Notebook: All eyes on Gators’ QB battle

When Florida hits the field on Thursday afternoon to open fall practice, they’ll be in search of an answer at quarterback.

Will Grier and Treon Harris have been leading the team through player-run practices this summer, trying to make sure the offense is caught up on the scheme when fall practice starts. That carryover from the spring is important, but it’s only part of what Jim McElwain and his staff will be looking at when the Gators open practice.

The Florida staff wants to see which player can impact the entire offense in a positive way. It isn’t about the best arm or the best athlete of the two. They want the quarterback that can elevate the play of those around him.

“My biggest thing is I'm really excited to see when we get into team type drills, to see how the people around those two guys at the quarterback spot, how they respond, and how their play elevates because of whoever's in the huddle,” McElwain said. “Really what that is is producing first downs, moving the football, making sure that you understand the possession of the ball is number one.

“I'm excited to see how they've done. I've had great reports from the guys on the team about how things have been going and player run practices, so it will be fun to watch when we get out there.”

McElwain said late in the spring that Will Grier had the lead in the battle, but he also admitted it was only because he had practiced more since Harris missed about a week of practice due to a death in his family. They’ll be on an even playing field when practices open on Thursday. Harris was the athleticism that could be necessary behind an inexperienced offensive line, but his arm will need to be more accurate after struggles down the stretch in 2014.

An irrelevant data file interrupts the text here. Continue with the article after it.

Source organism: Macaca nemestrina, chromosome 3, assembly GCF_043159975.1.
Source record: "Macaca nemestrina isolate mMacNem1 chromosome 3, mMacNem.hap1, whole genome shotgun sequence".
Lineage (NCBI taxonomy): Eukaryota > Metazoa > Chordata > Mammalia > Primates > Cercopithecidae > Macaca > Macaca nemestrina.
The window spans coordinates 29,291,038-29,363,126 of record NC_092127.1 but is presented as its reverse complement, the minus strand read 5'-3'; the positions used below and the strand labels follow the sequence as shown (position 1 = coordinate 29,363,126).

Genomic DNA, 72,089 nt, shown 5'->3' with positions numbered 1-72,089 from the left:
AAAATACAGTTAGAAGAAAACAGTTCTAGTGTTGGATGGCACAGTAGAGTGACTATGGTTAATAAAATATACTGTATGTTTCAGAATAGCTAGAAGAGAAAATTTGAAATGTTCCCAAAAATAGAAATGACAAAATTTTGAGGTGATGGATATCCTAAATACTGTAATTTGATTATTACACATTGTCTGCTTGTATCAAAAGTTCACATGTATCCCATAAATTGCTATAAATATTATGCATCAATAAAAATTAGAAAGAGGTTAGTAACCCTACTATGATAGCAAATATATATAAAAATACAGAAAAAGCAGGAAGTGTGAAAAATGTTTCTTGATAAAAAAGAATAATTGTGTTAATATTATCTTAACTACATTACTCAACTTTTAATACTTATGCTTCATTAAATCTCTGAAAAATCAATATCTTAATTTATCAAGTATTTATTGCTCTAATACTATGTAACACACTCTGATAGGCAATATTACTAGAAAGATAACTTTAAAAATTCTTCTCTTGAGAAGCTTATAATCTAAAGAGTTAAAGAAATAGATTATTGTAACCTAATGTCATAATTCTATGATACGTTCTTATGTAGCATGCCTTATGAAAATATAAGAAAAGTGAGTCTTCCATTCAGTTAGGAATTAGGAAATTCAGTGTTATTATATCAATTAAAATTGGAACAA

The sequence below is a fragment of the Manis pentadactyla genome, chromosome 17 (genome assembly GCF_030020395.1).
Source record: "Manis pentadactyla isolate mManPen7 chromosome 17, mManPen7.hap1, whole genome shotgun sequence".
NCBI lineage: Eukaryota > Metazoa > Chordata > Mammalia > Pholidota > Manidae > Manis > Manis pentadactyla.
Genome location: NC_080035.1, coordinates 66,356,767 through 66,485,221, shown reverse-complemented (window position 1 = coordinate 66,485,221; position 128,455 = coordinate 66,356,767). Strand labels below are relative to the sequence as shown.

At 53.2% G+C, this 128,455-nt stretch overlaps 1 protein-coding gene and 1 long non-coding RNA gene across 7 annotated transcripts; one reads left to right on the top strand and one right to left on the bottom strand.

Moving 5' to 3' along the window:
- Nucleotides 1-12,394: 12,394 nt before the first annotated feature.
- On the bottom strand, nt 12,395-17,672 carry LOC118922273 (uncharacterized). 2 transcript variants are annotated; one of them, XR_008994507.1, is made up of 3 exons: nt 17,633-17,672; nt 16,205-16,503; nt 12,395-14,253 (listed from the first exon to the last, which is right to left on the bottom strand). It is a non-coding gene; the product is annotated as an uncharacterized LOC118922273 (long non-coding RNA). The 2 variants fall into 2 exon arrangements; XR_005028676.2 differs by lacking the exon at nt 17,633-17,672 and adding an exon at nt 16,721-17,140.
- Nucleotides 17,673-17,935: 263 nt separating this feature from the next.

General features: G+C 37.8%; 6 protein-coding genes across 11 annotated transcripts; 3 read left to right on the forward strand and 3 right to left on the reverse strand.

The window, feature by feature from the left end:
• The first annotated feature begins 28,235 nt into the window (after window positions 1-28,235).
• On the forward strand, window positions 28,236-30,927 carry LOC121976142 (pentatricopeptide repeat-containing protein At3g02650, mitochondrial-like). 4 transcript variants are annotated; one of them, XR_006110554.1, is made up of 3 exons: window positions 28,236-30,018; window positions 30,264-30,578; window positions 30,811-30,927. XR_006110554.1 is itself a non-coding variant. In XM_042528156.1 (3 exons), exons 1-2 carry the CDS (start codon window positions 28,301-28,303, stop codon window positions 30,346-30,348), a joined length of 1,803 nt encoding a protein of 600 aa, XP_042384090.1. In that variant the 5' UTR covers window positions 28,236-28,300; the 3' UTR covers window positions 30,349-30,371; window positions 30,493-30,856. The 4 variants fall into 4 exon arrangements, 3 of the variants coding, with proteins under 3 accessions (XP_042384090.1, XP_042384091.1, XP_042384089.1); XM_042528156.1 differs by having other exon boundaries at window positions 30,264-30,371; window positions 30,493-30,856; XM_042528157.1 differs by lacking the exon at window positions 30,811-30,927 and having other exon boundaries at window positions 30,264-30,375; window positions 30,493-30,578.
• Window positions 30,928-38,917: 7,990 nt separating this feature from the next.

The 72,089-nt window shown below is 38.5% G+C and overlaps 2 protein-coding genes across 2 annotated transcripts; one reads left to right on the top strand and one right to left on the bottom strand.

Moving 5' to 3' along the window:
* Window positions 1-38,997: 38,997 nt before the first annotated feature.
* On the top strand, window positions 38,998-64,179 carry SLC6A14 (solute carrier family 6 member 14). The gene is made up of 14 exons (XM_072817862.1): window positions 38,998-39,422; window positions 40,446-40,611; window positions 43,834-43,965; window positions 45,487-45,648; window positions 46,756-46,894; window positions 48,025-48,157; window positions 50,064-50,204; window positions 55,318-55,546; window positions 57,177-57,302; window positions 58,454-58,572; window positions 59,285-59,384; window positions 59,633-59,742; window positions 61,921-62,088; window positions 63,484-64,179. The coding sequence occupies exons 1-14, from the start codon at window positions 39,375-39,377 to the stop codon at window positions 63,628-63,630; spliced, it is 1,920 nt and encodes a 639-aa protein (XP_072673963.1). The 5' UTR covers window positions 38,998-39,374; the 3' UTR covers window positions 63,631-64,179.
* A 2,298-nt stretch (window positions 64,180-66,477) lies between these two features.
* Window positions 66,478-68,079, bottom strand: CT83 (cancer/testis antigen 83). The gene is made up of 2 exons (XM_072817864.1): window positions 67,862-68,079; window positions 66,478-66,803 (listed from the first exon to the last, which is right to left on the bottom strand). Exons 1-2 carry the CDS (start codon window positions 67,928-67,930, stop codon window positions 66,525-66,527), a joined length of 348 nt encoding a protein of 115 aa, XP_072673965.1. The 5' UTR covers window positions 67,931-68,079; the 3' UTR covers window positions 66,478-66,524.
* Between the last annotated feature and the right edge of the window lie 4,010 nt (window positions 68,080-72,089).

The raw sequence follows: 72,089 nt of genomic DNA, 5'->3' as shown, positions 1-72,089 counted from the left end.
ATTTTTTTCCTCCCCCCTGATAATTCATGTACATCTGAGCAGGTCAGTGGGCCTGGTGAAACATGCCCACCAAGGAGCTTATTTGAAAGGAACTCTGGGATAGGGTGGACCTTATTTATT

McElwain praised Grier’s ability to get the ball out of his hand and run the offense. Offensive coordinator Doug Nussmeier called him a prototypical drop back passer, and he was accurate with the ball during the spring.

“Will did an outstanding job of developing how to get the ball to the play makers,” McElwain said.

There’s no timetable for when the decision will be made. After only 15 practices during the spring, the coaches still need a close look at what each player can do with the offense.

“Somebody's going to take a snap the first play,” McElwain said. “I don't know who it is yet. As soon as we know, we'll let you know.”

INJURY REPORT: The most notable injury is linebacker Antonio Morrison. After suffering a serious knee injury in the Birmingham Bowl, Morrison has been secretive about exactly what happened with the injury. On Wednesday, he said his parents made that decision and decided making the injury public didn’t benefit him.

McElwain raved about how far Morrison has come in the rehab but didn’t offer any timetable for a potential return.

“I can't tell you what a great job he's done to put himself in position to have an opportunity to play this season,” McElwain said. “He's well ahead of where we anticipated. He will be out of any contact drills, but he will be able to do some non-contact stuff moving forward. He has had a huge impact as guys have seen how hard he has worked, what he has invested and what he was willing to do to define who he is and what he's all about. I just can't say enough good things about that.”

McElwain said it’s just “short of a miracle” that they’re even having conversations about a possible return this season.

Tight end Jake McGee, who was limited in the spring after breaking his leg last fall, is full go and will have no restrictions to open camp. McGee said on Wednesday that he has zero pain and feels fully healthy.

Defensive tackle Thomas Holley was forced to redshirt last year after needing surgery to repair the labrum in his hip. McElwain called it “still a wait and see” before he’s cleared.